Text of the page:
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Microsoft data leak

250 million Microsoft support data have been publicly accessible in December, enabling fraudsters to potentially abuse these for phishing mails or telephone scams. Protect yourself!

Over the period from 5th to 31st December 2019, 250 million entries containing Microsoft customer support data have been left unprotected and publicly accessible. Once notified, Microsoft is said to have reacted and closed this data leak within 24 hours. Customer data affected are purportedly going back as far as 2005. They include chat recordings, e-mail addresses and location data.

The fear now is that fraudsters will be able to abuse this information to draw up plausible spamming or phishing mails. With Microsoft, it would also be conceivable that these data are used by telephone scammers. Fake telephone support by purported Microsoft support staff has been a perennial scam for years. So far it is not known whether any unauthorised people were able to access these data.

How to protect yourself:

  • Immediately terminate any unsolicited calls by purported Microsoft, other IT support company or financial institution employees. Never rely on a number shown on your telephone display to be actually correct.
  • Always call the official Microsoft, other IT support company or financial institution official telephone number in case of any support queries. These can be found on your bills or account statements.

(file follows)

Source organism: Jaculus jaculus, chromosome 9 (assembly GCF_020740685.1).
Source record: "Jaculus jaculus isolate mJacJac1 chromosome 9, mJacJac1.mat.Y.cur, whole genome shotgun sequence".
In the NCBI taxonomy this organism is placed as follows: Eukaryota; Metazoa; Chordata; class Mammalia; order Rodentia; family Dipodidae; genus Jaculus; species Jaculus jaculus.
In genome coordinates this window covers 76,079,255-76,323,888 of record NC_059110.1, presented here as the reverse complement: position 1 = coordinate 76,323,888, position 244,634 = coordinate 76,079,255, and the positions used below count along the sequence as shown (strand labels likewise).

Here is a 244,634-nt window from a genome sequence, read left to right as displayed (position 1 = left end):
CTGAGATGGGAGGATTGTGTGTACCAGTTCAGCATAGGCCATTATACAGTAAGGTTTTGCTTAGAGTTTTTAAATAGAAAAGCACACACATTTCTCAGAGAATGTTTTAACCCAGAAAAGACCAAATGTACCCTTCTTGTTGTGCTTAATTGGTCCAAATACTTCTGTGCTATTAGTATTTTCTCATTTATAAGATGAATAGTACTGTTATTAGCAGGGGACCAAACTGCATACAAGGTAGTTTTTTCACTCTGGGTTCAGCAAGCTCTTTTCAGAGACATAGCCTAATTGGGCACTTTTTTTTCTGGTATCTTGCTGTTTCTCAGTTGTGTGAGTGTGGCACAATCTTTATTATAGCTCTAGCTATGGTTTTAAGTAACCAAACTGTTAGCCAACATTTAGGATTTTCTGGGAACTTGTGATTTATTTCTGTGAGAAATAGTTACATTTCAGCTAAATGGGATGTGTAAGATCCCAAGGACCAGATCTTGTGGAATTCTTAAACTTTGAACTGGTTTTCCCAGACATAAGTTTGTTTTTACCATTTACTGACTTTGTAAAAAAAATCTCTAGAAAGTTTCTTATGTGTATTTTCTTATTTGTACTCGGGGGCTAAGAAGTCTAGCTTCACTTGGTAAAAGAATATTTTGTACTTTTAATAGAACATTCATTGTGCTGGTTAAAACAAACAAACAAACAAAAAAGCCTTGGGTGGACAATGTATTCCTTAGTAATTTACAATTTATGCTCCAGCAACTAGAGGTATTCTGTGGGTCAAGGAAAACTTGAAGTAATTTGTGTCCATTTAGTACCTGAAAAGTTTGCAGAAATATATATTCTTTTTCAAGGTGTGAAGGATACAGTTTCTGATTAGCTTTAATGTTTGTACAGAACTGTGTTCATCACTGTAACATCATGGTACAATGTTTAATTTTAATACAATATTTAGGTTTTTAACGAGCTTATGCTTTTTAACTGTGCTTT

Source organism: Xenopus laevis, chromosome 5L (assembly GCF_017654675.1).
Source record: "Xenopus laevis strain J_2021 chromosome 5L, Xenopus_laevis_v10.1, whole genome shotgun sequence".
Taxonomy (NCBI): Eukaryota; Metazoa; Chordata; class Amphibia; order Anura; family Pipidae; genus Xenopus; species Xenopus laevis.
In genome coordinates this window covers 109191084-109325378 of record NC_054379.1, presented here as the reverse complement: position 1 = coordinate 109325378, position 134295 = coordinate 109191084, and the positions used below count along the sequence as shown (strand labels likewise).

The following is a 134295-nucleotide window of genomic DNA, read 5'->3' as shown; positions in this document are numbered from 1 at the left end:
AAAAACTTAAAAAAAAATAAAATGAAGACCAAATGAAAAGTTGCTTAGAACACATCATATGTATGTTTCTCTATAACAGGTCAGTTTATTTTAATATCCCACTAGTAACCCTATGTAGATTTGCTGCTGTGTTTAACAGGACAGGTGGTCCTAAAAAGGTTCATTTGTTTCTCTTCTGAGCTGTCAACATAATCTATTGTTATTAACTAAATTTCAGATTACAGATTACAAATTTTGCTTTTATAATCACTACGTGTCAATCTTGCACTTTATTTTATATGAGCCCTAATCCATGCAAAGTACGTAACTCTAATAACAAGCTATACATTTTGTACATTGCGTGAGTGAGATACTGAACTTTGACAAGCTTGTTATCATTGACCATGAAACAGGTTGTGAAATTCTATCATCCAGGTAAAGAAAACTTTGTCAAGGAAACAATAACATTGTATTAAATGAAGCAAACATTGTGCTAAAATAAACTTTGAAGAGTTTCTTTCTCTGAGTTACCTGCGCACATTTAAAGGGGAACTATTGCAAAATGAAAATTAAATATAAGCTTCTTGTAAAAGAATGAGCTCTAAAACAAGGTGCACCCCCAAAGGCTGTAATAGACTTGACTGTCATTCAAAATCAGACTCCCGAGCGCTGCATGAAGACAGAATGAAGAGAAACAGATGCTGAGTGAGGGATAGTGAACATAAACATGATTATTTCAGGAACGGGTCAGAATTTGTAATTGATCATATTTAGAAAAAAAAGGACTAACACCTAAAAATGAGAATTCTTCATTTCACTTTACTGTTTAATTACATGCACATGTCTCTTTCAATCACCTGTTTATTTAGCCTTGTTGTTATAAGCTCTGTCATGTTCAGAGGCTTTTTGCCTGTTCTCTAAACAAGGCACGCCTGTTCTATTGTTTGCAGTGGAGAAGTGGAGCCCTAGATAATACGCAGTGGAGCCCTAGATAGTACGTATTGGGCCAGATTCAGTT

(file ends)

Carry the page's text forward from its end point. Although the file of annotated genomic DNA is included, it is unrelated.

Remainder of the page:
• Never disclose any confidential information, such as passwords, during telephone calls.
  • Never use any links you receive by e-mail, SMS or messenger services, or scan in any QR codes to log into a Microsoft, IT support company or your financial institution site.
  • Never fill in any forms received by e-mail asking you to enter log-in information.
  • Always enter the address for your online service provider or financial institution log-in page manually via the browser address line.
  • Check there is an SSL connection (https://, lock symbol) when calling up a log-in page, and verify that the Internet address shown in the address bar of your browser actually indicates that you have reached the correct page.

Additional information can also be found in our articles on phishing and fraudulent support calls.

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